Spotting the International Space Station with the Galaxy S20 Ultra



Juan Garzon/CNET

The Samsung Galaxy S20 Ultra‘s telephoto camera is capable of 100x zoom, a feature the company dubs “Space Zoom.” So I found out when and where the International Space Station was going to pass by my apartment and tried to find it — space, meet zoom. I also pitted Space Zoom against the iPhone 11 Pro‘s zoom to see how superior, if at all, the S20 Ultra’s camera is to the iPhone’s.

Watch the full experiment here:

The results are complicated. I witnessed a few great flybys, but actually capturing the station with a phone proved to be difficult. Even with a $2,000 tripod, the shutter delay made it nearly impossible to capture something flying across the sky at the ISS’s speed. And when I did capture the thing in 10x and 30x, it looked like an abstract expressionist painting. Or just a blob… depending on how you look at it. You can look it at here, not exactly a photo, but as seen through my phone’s screen capture.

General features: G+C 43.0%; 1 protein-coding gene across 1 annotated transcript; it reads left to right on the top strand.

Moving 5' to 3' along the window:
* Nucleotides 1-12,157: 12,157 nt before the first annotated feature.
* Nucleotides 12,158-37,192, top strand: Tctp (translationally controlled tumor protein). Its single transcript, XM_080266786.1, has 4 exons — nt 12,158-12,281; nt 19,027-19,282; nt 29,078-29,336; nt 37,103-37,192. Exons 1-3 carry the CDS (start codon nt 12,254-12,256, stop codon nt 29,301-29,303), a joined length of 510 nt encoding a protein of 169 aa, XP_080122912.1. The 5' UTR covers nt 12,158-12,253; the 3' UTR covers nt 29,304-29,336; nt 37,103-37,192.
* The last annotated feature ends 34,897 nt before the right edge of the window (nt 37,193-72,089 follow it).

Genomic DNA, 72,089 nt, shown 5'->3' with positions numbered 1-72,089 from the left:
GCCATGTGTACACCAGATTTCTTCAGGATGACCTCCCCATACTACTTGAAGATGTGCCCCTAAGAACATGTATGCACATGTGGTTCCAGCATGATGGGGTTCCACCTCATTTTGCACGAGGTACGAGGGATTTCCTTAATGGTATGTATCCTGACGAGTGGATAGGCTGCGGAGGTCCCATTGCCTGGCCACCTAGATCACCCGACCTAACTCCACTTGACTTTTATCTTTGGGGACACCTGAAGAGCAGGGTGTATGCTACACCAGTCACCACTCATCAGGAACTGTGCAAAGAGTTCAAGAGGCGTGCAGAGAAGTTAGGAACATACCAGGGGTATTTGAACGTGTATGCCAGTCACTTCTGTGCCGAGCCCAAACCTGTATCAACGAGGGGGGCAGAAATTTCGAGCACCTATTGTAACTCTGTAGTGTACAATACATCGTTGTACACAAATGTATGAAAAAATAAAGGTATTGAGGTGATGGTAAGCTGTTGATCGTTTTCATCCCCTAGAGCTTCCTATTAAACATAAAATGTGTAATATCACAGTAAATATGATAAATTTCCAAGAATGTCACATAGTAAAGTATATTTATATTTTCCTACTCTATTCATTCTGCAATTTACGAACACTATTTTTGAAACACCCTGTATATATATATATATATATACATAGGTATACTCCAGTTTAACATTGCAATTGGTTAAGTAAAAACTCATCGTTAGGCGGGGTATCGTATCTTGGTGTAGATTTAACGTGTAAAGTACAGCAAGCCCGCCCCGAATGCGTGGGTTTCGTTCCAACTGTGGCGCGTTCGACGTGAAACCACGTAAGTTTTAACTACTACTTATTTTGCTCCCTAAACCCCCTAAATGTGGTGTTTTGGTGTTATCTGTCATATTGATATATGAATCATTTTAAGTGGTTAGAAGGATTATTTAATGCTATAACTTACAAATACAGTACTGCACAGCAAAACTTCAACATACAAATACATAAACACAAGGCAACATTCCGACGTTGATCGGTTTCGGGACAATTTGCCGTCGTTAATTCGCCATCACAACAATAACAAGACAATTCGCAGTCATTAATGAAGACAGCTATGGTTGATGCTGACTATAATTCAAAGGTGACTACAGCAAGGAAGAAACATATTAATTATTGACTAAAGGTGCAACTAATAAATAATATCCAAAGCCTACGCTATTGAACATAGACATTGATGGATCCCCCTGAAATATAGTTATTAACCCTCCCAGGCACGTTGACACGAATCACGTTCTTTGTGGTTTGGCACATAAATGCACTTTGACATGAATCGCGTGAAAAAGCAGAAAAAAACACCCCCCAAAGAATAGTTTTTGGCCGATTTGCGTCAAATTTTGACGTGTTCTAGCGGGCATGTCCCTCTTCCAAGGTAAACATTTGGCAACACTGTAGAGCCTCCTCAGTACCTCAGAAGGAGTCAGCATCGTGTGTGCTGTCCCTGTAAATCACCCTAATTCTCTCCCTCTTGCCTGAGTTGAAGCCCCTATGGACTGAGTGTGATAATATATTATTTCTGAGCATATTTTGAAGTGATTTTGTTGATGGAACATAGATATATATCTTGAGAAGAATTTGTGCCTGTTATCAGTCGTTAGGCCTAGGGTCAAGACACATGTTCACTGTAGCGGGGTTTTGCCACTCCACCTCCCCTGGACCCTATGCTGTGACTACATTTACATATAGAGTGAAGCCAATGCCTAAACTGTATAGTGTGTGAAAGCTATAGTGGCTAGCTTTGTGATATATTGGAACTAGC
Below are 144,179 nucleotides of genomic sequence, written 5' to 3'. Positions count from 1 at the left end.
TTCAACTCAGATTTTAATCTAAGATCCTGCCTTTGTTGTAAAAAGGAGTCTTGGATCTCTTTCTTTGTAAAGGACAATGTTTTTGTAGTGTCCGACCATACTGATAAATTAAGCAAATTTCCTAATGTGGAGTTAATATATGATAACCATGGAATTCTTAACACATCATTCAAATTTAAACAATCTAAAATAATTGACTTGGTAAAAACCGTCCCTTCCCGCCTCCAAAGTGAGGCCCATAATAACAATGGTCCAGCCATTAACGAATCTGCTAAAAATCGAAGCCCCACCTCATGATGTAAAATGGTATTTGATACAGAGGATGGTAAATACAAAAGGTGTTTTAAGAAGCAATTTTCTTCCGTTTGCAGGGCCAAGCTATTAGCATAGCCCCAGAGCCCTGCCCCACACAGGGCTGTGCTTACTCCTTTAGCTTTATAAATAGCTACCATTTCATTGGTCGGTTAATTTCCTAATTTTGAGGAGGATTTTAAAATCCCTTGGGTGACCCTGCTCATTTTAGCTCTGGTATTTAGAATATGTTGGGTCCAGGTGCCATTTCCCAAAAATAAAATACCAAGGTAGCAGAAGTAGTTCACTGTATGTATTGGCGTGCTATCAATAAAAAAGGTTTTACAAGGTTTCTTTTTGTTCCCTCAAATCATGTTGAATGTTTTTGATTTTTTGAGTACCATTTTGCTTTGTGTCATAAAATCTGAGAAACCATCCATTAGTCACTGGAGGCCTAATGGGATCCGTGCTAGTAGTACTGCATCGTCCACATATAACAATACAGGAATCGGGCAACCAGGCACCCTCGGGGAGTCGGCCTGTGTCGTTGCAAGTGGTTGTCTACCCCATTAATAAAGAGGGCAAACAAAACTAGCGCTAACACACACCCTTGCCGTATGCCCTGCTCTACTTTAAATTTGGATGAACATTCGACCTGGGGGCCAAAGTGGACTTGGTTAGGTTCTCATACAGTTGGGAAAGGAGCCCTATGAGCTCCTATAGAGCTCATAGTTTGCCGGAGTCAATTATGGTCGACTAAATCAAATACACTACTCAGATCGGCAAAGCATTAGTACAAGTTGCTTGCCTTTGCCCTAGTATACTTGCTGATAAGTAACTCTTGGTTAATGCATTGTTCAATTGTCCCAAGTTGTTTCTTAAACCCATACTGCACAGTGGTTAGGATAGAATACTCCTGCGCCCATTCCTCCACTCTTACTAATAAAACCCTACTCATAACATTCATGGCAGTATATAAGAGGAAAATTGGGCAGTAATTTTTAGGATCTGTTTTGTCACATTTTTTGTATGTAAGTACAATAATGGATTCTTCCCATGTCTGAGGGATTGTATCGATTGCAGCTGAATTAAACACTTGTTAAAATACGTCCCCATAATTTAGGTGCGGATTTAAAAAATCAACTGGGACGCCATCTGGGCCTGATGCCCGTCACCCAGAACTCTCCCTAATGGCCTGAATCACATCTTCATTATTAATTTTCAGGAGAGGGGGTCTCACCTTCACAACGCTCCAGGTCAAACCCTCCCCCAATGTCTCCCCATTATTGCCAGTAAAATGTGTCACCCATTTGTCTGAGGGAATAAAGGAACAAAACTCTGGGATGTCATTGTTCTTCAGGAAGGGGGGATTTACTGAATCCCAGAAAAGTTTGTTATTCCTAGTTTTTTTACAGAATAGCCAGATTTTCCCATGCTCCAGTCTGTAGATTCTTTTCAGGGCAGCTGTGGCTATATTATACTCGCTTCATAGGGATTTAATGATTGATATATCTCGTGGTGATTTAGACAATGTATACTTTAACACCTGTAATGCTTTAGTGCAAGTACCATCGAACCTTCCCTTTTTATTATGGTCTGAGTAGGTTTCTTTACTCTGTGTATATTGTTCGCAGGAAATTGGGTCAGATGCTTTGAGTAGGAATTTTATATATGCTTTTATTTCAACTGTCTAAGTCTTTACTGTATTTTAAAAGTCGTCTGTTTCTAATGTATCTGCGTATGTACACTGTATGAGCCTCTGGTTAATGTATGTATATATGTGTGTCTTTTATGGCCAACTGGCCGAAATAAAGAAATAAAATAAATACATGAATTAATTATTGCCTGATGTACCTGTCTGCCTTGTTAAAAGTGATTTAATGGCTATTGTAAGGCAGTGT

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The Space Station as seen through Space Zoom. Might as well be X-Files.


Nic Henry/CNET

But the Galaxy S20 Ultra crushed the iPhone 11 Pro in our daytime zoom test. Focusing on the gold-plated New York Life building, which is approximately four miles away from my rooftop, it was able to capture a significant amount of detail. The iPhone 11 Pro’s camera maxes out at 10x digital zoom, and while that photo in itself turned out OK, I cropped in on the image to roughly match the framing of the Samsung’s 100x photo. And that’s where it really wasn’t even close. 

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The iPhone doesn’t claim to have 100x zoom, but this is my approximation. 


Nic Henry/CNET

Now, none of these 100x photos could really be used for anything other than a fun party trick. That being said, my party trick was trying to photograph the International Space Station, and I had a lot fun doing it. So, I’m going to say the Space Zoom gimmick is working on me, at least for now.

In case you missed it, watch the video above for all the details. 

And you can spot the station yourself with NASA’s instructions here.



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